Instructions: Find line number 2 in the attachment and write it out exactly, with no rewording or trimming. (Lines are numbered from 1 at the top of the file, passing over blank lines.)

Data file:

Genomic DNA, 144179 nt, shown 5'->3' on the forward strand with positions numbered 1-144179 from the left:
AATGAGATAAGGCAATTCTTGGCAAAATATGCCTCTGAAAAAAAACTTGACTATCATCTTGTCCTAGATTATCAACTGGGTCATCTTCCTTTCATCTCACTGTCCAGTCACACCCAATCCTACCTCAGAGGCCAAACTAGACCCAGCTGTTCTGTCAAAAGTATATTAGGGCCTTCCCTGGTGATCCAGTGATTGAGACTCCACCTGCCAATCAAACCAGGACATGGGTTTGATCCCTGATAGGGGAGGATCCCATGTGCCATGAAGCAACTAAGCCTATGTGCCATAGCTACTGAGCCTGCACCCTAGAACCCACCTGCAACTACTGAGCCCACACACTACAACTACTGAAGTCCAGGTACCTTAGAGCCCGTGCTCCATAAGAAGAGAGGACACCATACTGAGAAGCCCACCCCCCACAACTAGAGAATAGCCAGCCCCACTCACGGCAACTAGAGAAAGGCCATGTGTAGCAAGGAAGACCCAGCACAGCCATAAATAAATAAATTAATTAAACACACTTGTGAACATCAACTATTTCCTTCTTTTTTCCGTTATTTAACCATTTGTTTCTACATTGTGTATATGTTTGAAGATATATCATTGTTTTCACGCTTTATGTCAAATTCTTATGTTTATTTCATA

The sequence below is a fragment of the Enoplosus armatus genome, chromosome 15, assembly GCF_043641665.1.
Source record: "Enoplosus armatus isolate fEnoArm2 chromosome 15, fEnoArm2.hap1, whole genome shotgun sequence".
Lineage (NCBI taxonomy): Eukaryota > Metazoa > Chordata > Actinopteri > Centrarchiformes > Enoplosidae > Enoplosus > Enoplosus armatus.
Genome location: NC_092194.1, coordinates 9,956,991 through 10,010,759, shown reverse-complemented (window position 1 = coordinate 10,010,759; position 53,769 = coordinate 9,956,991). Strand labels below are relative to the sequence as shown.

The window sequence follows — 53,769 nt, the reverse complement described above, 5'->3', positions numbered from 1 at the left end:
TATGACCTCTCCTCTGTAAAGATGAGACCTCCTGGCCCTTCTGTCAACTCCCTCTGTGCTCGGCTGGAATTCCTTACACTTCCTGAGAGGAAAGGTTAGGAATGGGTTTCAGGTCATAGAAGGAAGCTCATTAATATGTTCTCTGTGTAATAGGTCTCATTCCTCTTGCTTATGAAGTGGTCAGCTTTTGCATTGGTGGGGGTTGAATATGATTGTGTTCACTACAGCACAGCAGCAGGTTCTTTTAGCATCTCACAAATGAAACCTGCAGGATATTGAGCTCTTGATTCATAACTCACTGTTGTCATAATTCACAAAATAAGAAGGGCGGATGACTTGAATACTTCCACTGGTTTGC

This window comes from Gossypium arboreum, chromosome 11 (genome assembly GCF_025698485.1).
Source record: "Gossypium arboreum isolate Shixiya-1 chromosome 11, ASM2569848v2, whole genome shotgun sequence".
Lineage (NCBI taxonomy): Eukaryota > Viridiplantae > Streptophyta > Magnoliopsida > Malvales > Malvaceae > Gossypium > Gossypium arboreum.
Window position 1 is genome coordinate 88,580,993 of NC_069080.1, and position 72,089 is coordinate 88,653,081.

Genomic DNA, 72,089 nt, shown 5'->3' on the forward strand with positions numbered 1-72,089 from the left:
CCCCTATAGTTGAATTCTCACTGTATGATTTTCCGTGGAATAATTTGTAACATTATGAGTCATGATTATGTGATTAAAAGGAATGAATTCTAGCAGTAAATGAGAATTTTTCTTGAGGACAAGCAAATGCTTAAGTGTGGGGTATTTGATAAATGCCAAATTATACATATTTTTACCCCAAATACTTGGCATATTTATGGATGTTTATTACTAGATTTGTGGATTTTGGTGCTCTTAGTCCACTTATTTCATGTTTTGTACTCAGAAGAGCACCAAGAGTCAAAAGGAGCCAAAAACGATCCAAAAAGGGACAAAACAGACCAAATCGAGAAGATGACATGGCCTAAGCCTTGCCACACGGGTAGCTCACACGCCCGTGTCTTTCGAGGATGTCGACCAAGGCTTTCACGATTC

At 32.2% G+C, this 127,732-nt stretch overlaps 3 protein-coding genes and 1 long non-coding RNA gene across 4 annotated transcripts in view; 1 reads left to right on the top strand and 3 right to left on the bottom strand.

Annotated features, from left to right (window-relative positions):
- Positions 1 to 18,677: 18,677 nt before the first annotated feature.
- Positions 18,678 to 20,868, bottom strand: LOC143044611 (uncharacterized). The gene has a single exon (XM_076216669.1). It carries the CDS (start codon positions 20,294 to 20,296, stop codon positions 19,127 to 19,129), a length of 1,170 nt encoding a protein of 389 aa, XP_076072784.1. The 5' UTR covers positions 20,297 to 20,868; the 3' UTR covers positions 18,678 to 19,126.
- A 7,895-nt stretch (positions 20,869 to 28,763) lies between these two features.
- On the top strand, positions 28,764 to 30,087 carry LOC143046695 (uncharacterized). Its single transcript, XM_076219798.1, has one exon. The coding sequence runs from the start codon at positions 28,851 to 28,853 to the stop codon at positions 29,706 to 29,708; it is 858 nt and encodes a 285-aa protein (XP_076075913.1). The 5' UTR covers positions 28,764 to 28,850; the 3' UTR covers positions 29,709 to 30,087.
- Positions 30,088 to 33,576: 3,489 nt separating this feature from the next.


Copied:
AATGAGATAAGGCAATTCTTGGCAAAATATGCCTCTGAAAAAAAACTTGACTATCATCTTGTCCTAGATTATCAACTGGGTCATCTTCCTTTCATCTCACTGTCCAGTCACACCCAATCCTACCTCAGAGGCCAAACTAGACCCAGCTGTTCTGTCAAAAGTATATTAGGGCCTTCCCTGGTGATCCAGTGATTGAGACTCCACCTGCCAATCAAACCAGGACATGGGTTTGATCCCTGATAGGGGAGGATCCCATGTGCCATGAAGCAACTAAGCCTATGTGCCATAGCTACTGAGCCTGCACCCTAGAACCCACCTGCAACTACTGAGCCCACACACTACAACTACTGAAGTCCAGGTACCTTAGAGCCCGTGCTCCATAAGAAGAGAGGACACCATACTGAGAAGCCCACCCCCCACAACTAGAGAATAGCCAGCCCCACTCACGGCAACTAGAGAAAGGCCATGTGTAGCAAGGAAGACCCAGCACAGCCATAAATAAATAAATTAATTAAACACACTTGTGAACATCAACTATTTCCTTCTTTTTTCCGTTATTTAACCATTTGTTTCTACATTGTGTATATGTTTGAAGATATATCATTGTTTTCACGCTTTATGTCAAATTCTTATGTTTATTTCATA